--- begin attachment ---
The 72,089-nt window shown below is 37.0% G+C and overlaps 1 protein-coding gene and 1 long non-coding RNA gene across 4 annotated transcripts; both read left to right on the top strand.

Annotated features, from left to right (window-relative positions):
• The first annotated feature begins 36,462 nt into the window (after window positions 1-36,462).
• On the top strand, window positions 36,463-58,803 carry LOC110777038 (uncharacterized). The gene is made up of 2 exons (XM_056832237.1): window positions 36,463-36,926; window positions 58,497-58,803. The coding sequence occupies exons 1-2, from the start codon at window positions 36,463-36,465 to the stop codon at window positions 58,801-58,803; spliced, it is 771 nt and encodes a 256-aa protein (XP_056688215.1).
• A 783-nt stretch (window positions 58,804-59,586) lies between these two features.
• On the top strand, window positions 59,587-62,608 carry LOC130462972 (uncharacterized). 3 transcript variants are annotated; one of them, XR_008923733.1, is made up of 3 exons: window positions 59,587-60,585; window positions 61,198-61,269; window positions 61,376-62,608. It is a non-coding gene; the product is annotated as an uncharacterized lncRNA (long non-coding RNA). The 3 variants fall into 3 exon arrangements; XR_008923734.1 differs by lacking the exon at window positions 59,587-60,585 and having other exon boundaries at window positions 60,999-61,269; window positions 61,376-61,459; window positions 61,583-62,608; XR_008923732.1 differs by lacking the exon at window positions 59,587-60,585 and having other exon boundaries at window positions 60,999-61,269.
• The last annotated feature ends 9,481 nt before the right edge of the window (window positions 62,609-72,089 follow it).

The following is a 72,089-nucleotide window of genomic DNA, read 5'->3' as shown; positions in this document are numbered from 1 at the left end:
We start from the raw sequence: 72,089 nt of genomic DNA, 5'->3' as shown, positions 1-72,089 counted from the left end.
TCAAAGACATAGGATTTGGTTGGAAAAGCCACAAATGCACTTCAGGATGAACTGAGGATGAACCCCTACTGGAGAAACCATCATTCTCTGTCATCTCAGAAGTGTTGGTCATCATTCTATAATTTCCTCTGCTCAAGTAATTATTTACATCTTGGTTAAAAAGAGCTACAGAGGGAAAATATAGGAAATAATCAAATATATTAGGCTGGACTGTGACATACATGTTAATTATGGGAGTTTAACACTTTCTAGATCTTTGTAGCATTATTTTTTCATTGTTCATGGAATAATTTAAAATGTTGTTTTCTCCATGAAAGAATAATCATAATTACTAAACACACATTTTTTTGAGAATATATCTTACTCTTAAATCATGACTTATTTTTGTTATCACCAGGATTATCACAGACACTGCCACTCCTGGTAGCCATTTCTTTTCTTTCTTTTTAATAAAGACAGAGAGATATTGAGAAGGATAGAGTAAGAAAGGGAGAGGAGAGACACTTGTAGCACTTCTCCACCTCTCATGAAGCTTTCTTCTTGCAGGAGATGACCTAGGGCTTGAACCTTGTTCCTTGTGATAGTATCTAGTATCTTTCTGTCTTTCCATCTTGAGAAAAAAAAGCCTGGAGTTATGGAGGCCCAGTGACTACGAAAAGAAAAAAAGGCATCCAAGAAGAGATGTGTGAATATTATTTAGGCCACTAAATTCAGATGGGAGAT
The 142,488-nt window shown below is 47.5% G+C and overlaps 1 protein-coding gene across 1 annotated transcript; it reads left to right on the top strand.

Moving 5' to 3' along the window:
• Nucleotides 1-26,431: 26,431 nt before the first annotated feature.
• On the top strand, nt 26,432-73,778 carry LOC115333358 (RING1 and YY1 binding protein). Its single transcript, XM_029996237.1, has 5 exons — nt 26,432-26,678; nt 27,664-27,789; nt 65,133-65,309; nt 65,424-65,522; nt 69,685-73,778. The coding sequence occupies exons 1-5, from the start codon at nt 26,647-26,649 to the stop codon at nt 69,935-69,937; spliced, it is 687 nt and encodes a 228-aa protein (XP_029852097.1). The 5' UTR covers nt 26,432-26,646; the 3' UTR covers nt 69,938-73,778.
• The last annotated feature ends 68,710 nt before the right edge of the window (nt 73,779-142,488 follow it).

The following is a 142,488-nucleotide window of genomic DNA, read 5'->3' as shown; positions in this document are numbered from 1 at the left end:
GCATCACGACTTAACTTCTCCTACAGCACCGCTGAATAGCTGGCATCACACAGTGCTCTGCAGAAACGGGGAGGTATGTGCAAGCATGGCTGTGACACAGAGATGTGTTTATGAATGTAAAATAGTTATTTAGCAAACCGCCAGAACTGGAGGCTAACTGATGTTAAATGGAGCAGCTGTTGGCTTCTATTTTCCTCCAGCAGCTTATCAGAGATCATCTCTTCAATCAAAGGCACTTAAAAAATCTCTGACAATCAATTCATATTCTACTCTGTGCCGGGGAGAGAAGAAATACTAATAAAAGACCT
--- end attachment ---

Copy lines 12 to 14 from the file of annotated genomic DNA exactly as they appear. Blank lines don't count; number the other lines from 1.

Moving 5' to 3' along the window:
• Nucleotides 1-26,431: 26,431 nt before the first annotated feature.
• On the top strand, nt 26,432-73,778 carry LOC115333358 (RING1 and YY1 binding protein). Its single transcript, XM_029996237.1, has 5 exons — nt 26,432-26,678; nt 27,664-27,789; nt 65,133-65,309; nt 65,424-65,522; nt 69,685-73,778. The coding sequence occupies exons 1-5, from the start codon at nt 26,647-26,649 to the stop codon at nt 69,935-69,937; spliced, it is 687 nt and encodes a 228-aa protein (XP_029852097.1). The 5' UTR covers nt 26,432-26,646; the 3' UTR covers nt 69,938-73,778.